Now, two months after pausing its search, the Australian Transport Safety Bureau is ready to reboot the massive probe. It is poised to select among bids from the world's most-advanced deepwater specialists, including offshore oil-and-gas companies, maritime research institutions and treasure hunters eager to use their technologies and experience to solve the Flight 370 riddle—and potentially raise their own profiles in the process.
The ATSB is expected to choose one or more of the bidders over the next several weeks before relaunching the search with $56 million in funding in late August. Those costs will be split, in amounts still to be determined, between the Australian and Malaysian governments.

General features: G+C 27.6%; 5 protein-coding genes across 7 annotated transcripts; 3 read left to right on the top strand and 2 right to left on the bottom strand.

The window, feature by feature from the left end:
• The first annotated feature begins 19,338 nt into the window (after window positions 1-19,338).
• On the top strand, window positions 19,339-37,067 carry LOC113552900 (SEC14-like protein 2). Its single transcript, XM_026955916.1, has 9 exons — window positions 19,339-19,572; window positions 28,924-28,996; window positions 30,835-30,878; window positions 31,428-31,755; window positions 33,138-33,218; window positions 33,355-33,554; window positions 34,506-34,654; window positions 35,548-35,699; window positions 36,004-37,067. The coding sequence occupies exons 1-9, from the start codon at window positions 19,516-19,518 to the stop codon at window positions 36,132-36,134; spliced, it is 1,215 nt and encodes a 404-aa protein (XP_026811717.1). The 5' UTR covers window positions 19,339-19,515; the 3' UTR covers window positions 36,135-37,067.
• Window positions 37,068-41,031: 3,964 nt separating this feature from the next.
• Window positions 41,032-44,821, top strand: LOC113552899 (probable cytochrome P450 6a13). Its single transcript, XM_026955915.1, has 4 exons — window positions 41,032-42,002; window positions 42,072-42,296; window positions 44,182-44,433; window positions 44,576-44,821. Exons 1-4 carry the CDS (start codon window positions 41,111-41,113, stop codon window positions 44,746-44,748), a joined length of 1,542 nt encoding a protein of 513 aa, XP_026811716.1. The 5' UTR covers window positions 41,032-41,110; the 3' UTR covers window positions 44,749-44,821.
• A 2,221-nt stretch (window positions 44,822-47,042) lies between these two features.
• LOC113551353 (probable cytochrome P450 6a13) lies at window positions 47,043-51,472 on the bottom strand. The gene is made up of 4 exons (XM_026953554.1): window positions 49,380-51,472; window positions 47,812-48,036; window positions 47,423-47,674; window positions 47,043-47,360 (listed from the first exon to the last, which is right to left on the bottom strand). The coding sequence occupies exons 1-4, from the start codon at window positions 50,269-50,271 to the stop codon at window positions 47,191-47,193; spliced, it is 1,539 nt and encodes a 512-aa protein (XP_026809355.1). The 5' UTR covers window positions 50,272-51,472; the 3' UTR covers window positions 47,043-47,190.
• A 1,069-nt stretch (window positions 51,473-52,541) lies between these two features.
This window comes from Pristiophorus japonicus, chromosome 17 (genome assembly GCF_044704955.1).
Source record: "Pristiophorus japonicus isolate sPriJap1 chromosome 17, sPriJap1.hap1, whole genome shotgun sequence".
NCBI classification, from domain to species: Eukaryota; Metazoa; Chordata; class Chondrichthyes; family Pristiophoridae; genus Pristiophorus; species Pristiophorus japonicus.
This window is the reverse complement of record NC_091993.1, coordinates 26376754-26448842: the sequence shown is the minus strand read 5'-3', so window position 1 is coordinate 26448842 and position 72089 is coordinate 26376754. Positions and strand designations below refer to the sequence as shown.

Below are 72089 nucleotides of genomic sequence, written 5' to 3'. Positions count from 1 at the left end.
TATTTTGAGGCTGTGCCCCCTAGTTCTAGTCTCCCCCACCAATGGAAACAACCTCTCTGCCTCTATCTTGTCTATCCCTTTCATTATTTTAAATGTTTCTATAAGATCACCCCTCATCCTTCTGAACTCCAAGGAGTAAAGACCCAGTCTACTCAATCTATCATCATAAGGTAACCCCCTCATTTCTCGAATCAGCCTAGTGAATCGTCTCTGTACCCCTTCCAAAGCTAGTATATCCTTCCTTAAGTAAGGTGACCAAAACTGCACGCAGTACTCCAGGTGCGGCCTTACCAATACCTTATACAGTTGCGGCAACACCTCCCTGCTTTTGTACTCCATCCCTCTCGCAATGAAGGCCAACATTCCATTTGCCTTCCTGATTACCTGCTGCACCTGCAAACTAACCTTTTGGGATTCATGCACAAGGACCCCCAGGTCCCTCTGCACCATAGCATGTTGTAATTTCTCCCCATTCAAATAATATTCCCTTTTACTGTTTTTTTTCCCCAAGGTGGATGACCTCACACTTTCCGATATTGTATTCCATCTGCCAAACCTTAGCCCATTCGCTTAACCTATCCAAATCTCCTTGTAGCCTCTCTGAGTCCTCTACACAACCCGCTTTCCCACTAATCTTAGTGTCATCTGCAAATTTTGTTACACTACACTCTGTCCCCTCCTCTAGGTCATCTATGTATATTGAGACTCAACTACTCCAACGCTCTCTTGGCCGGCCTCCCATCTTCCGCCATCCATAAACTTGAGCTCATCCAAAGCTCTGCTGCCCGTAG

The good news is that the world's deep-sea recovery industry is now more sophisticated than ever, thanks to offshore research by oil-and-gas firms that have gone progressively deeper, as well as militaries and insurance firms. Technologies developed to hunt for everything from the Titanic to lost parts of the Space Shuttle Challenger have
further expanded frontiers, allowing investigators to work as deep as about 3.7 miles, or slightly more
than the deepest-known area of the Flight 370 search zone.